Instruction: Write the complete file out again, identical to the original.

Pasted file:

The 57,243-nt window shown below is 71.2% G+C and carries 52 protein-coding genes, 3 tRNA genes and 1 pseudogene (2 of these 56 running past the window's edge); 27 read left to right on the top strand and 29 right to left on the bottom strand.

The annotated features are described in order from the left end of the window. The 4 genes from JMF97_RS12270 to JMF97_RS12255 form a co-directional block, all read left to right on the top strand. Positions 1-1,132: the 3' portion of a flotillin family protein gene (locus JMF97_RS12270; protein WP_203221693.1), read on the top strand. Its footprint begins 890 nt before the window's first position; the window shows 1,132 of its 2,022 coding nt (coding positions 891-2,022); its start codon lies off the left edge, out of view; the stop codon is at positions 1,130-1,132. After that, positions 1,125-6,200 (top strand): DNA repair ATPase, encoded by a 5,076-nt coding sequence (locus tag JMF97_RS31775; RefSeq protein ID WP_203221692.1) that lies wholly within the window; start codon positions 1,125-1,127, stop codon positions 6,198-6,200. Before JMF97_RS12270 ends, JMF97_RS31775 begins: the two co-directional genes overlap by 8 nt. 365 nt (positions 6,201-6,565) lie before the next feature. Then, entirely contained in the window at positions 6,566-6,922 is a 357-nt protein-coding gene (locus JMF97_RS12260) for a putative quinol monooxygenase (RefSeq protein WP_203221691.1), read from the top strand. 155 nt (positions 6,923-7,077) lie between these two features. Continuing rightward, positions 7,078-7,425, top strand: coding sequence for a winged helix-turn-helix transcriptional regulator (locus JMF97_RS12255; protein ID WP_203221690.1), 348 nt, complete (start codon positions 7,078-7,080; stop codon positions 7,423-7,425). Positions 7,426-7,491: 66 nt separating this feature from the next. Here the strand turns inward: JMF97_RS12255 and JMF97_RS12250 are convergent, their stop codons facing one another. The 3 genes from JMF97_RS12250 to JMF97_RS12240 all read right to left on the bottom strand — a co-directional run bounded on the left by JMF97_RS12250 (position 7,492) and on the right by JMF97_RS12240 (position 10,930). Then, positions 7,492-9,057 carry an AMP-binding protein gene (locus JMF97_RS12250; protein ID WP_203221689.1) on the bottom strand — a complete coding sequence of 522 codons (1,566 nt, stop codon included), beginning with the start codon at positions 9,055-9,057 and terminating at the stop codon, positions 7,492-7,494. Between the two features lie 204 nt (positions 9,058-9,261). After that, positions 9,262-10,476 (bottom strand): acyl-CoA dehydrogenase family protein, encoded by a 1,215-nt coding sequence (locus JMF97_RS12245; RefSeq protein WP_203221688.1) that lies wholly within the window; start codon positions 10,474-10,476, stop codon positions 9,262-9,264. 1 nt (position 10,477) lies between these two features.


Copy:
The 57,243-nt window shown below is 71.2% G+C and carries 52 protein-coding genes, 3 tRNA genes and 1 pseudogene (2 of these 56 running past the window's edge); 27 read left to right on the top strand and 29 right to left on the bottom strand.

The annotated features are described in order from the left end of the window. The 4 genes from JMF97_RS12270 to JMF97_RS12255 form a co-directional block, all read left to right on the top strand. Positions 1-1,132: the 3' portion of a flotillin family protein gene (locus JMF97_RS12270; protein WP_203221693.1), read on the top strand. Its footprint begins 890 nt before the window's first position; the window shows 1,132 of its 2,022 coding nt (coding positions 891-2,022); its start codon lies off the left edge, out of view; the stop codon is at positions 1,130-1,132. After that, positions 1,125-6,200 (top strand): DNA repair ATPase, encoded by a 5,076-nt coding sequence (locus tag JMF97_RS31775; RefSeq protein ID WP_203221692.1) that lies wholly within the window; start codon positions 1,125-1,127, stop codon positions 6,198-6,200. Before JMF97_RS12270 ends, JMF97_RS31775 begins: the two co-directional genes overlap by 8 nt. 365 nt (positions 6,201-6,565) lie before the next feature. Then, entirely contained in the window at positions 6,566-6,922 is a 357-nt protein-coding gene (locus JMF97_RS12260) for a putative quinol monooxygenase (RefSeq protein WP_203221691.1), read from the top strand. 155 nt (positions 6,923-7,077) lie between these two features. Continuing rightward, positions 7,078-7,425, top strand: coding sequence for a winged helix-turn-helix transcriptional regulator (locus JMF97_RS12255; protein ID WP_203221690.1), 348 nt, complete (start codon positions 7,078-7,080; stop codon positions 7,423-7,425). Positions 7,426-7,491: 66 nt separating this feature from the next. Here the strand turns inward: JMF97_RS12255 and JMF97_RS12250 are convergent, their stop codons facing one another. The 3 genes from JMF97_RS12250 to JMF97_RS12240 all read right to left on the bottom strand — a co-directional run bounded on the left by JMF97_RS12250 (position 7,492) and on the right by JMF97_RS12240 (position 10,930). Then, positions 7,492-9,057 carry an AMP-binding protein gene (locus JMF97_RS12250; protein ID WP_203221689.1) on the bottom strand — a complete coding sequence of 522 codons (1,566 nt, stop codon included), beginning with the start codon at positions 9,055-9,057 and terminating at the stop codon, positions 7,492-7,494. Between the two features lie 204 nt (positions 9,058-9,261). After that, positions 9,262-10,476 (bottom strand): acyl-CoA dehydrogenase family protein, encoded by a 1,215-nt coding sequence (locus JMF97_RS12245; RefSeq protein WP_203221688.1) that lies wholly within the window; start codon positions 10,474-10,476, stop codon positions 9,262-9,264. 1 nt (position 10,477) lies between these two features.